Lent 2018: Pope Francis on Fasting

Without going into details, I am doing some extended fasting during Lent and found Pope Francis’ words of warning against what he called “fake fasting” timely and helpful:

When fasting, Pope Francis said, a true Christian must be consistent, not putting himself on show, never despising others or engaging in quarrels or disagreements.
Warning against behavior that is inconsistent with the Lenten spirit, the Pope invited those present to ask themselves how they interact with others.
He reflected on the First Reading of the day that highlights how the fasting that is acceptable to the Lord aims to “release those bound unjustly, untying the thongs of the yoke; setting free the oppressed, breaking every yoke”.

…Isaiah, he said, highlights so many inconsistencies in the practice of virtue, like “carrying out your own pursuits, driving all your laborers, and yes, your fast ends in quarreling and fighting”,
Fasting, the Pope said, is a little like “stripping oneself” of pride [and]… he said “you cannot talk to God on the one hand and to the devil on the other”.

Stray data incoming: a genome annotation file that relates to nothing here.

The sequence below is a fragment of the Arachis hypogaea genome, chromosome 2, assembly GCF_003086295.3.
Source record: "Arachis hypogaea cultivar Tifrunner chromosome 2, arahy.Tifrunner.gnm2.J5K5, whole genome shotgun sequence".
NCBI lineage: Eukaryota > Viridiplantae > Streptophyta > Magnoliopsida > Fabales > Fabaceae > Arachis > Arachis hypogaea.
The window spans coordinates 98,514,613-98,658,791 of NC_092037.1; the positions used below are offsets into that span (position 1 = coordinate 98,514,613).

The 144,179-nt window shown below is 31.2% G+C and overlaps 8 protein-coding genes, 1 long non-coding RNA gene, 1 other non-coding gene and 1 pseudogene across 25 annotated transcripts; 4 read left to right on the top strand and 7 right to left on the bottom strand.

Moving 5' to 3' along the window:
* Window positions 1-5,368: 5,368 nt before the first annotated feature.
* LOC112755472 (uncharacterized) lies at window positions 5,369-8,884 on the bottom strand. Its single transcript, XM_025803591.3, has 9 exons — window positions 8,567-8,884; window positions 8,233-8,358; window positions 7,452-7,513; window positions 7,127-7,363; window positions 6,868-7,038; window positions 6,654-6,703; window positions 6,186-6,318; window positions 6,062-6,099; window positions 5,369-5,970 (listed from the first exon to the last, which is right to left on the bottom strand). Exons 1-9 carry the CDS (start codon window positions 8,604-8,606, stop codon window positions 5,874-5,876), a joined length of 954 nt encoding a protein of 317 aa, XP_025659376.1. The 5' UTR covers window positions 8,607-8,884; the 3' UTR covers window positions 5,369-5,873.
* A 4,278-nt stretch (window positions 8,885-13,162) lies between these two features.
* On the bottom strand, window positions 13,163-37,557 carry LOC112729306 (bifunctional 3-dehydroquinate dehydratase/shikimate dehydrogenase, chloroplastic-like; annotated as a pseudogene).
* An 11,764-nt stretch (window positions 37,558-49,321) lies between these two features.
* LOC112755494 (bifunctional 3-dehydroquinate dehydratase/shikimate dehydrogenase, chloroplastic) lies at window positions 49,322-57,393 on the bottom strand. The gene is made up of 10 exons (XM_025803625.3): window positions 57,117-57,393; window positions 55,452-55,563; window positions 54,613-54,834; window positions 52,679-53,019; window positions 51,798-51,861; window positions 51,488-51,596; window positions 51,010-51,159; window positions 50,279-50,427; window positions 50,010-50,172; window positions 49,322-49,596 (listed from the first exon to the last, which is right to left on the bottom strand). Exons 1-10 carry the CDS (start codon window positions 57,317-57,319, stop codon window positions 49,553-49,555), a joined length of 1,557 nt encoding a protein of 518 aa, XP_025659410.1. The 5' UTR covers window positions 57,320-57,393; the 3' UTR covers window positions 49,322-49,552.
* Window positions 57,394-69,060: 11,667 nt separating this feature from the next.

He also warned against the temptation of ‘showing off’ by fasting: “by making a fuss of it and letting people know that we are practicing Catholics and we do penance, so that people think ‘what a good person’. This is a trick” he said: “It’s pretending to be virtuous”.

Also, Pope Francis has invited all Christians and others of goodwill to fast and pray for peace this coming Friday.  If you are able, please consider his words:

“Faced with the tragic protracted situations of conflict in different parts of the world, I invite all the faithful to take part in a special Day of Prayer and Fasting for Peace on February 23rd, the Friday of the First Week of Lent”.

3 thoughts on “Lent 2018: Pope Francis on Fasting

  1. I read that same first reading too and it was very timely. God cares more about what your heart is doing in the fast, rather than the actual fast itself.

    It also expands on what Jesus was explaining…don’t be fasting and looking gloomy like the hypocrites. Virtue signalling isn’t virtue.

    Liked by 1 person

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